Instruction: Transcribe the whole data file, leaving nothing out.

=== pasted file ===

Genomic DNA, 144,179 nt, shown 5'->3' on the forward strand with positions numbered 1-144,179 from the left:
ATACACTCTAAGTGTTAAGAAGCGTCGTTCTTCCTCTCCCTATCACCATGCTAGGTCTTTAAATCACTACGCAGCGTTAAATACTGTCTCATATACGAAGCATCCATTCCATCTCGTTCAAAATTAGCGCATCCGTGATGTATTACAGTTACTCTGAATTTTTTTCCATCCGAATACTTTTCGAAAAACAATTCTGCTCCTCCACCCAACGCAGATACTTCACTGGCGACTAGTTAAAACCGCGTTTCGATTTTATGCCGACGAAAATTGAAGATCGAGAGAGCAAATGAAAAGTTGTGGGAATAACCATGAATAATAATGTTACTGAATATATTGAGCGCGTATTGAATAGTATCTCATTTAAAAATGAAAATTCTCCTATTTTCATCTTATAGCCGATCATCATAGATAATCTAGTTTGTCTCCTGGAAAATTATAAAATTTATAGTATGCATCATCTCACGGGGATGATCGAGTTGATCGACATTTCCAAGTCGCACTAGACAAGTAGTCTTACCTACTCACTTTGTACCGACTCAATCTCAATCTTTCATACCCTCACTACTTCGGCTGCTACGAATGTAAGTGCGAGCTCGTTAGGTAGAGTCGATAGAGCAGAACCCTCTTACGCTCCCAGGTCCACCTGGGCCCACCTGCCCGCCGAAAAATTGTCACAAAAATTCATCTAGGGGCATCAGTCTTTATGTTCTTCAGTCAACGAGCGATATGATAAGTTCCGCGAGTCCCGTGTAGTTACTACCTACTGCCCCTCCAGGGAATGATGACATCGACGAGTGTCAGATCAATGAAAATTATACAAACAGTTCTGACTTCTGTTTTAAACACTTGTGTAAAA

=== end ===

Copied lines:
Genomic DNA, 144,179 nt, shown 5'->3' on the forward strand with positions numbered 1-144,179 from the left:
ATACACTCTAAGTGTTAAGAAGCGTCGTTCTTCCTCTCCCTATCACCATGCTAGGTCTTTAAATCACTACGCAGCGTTAAATACTGTCTCATATACGAAGCATCCATTCCATCTCGTTCAAAATTAGCGCATCCGTGATGTATTACAGTTACTCTGAATTTTTTTCCATCCGAATACTTTTCGAAAAACAATTCTGCTCCTCCACCCAACGCAGATACTTCACTGGCGACTAGTTAAAACCGCGTTTCGATTTTATGCCGACGAAAATTGAAGATCGAGAGAGCAAATGAAAAGTTGTGGGAATAACCATGAATAATAATGTTACTGAATATATTGAGCGCGTATTGAATAGTATCTCATTTAAAAATGAAAATTCTCCTATTTTCATCTTATAGCCGATCATCATAGATAATCTAGTTTGTCTCCTGGAAAATTATAAAATTTATAGTATGCATCATCTCACGGGGATGATCGAGTTGATCGACATTTCCAAGTCGCACTAGACAAGTAGTCTTACCTACTCACTTTGTACCGACTCAATCTCAATCTTTCATACCCTCACTACTTCGGCTGCTACGAATGTAAGTGCGAGCTCGTTAGGTAGAGTCGATAGAGCAGAACCCTCTTACGCTCCCAGGTCCACCTGGGCCCACCTGCCCGCCGAAAAATTGTCACAAAAATTCATCTAGGGGCATCAGTCTTTATGTTCTTCAGTCAACGAGCGATATGATAAGTTCCGCGAGTCCCGTGTAGTTACTACCTACTGCCCCTCCAGGGAATGATGACATCGACGAGTGTCAGATCAATGAAAATTATACAAACAGTTCTGACTTCTGTTTTAAACACTTGTGTAAAA